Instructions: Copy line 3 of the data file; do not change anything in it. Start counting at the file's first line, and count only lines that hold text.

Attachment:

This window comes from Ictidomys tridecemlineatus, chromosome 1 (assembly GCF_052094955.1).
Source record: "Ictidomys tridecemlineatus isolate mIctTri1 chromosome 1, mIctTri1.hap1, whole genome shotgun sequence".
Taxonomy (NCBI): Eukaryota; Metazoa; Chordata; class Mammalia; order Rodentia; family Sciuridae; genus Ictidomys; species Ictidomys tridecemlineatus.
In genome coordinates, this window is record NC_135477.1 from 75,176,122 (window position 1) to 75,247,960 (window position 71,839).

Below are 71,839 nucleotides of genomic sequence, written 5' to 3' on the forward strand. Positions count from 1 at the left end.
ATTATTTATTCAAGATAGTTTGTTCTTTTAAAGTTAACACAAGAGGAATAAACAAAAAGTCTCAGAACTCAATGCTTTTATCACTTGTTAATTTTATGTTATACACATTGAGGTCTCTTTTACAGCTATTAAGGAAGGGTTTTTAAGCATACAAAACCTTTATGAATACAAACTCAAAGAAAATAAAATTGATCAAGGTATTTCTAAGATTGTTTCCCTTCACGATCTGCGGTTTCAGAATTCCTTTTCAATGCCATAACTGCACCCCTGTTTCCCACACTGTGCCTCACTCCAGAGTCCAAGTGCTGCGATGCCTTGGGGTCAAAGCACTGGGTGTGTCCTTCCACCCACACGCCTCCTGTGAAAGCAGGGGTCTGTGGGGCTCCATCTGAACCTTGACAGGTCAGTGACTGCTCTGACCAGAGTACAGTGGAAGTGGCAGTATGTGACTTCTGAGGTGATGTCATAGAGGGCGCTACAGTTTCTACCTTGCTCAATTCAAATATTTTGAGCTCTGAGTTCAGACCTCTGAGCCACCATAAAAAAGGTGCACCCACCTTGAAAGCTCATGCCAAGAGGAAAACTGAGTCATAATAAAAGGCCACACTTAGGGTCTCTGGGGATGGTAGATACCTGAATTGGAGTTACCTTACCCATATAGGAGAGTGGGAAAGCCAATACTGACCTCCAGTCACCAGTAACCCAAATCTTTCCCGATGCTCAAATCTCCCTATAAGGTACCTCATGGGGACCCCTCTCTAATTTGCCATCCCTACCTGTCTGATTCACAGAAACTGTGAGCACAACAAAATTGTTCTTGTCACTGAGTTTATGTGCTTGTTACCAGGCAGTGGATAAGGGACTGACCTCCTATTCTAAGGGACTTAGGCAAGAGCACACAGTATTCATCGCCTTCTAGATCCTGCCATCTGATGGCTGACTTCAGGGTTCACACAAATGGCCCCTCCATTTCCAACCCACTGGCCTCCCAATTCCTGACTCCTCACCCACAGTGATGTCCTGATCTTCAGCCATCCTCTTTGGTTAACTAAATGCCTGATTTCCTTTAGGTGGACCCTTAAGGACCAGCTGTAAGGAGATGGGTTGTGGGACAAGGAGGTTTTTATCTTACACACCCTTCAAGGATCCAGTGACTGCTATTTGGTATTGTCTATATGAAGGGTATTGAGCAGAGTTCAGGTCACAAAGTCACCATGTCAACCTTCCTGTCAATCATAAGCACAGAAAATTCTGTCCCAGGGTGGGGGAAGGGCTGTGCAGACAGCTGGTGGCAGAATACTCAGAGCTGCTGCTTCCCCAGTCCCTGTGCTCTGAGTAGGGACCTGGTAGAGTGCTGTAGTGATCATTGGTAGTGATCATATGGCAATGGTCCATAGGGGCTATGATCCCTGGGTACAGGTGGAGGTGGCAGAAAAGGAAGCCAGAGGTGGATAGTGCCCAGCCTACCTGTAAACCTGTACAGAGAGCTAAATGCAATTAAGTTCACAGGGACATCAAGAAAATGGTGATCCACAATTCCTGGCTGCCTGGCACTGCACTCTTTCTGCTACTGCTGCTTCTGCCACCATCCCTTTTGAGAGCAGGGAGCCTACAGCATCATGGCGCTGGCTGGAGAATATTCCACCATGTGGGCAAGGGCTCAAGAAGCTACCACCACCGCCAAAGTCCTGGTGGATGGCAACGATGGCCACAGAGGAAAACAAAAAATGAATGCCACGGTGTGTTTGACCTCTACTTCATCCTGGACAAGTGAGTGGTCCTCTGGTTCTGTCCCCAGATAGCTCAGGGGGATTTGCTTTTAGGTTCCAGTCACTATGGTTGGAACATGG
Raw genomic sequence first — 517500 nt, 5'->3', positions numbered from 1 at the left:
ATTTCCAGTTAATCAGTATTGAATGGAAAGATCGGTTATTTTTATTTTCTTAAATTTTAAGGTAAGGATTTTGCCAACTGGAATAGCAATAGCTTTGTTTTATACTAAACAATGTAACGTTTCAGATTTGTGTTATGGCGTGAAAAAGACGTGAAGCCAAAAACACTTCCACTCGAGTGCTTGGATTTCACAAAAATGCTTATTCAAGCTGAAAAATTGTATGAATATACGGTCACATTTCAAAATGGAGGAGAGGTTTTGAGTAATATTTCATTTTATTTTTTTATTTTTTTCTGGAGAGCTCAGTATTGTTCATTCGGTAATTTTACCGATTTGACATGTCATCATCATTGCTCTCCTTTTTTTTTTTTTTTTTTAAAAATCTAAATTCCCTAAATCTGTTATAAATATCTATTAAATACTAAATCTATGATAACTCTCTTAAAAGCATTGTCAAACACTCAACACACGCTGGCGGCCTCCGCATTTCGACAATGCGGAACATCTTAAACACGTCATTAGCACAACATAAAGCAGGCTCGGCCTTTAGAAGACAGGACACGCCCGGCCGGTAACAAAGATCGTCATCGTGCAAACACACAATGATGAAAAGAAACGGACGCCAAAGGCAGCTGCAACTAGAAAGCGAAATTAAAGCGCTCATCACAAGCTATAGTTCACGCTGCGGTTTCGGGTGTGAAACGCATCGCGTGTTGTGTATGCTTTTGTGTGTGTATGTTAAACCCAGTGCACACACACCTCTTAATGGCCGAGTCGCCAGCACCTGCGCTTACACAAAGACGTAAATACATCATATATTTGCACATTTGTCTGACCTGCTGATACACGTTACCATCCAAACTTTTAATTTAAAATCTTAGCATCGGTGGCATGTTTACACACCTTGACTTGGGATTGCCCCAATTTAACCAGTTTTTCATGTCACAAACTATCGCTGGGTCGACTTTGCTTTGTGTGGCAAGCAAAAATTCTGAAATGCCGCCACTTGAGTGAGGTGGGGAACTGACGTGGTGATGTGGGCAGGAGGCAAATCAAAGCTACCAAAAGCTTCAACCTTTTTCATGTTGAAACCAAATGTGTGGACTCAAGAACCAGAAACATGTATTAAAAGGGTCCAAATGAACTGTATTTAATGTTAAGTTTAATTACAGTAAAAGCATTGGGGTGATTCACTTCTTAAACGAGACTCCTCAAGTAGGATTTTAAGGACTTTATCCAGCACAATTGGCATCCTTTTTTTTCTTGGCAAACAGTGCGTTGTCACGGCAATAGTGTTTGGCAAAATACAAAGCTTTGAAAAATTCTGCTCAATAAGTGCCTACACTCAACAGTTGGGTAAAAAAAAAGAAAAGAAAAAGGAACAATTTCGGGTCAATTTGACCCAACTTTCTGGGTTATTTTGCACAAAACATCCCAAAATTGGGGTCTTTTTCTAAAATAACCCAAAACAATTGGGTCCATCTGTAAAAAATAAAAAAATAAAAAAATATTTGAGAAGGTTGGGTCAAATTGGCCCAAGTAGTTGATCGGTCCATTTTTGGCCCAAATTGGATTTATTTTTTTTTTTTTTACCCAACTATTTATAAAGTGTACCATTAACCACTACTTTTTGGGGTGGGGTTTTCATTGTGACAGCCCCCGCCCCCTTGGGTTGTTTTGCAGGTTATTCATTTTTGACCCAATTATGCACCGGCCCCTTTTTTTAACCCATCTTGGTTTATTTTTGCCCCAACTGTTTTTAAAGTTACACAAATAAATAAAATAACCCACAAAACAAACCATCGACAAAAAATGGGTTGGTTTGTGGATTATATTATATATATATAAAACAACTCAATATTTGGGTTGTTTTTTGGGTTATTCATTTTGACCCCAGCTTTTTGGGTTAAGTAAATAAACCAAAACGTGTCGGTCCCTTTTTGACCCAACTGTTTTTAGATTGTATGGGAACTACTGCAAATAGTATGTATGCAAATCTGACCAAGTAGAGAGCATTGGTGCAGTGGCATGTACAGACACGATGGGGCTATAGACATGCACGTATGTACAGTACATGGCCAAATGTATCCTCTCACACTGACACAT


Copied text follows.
Taxonomy (NCBI): Eukaryota; Metazoa; Chordata; class Mammalia; order Rodentia; family Sciuridae; genus Ictidomys; species Ictidomys tridecemlineatus.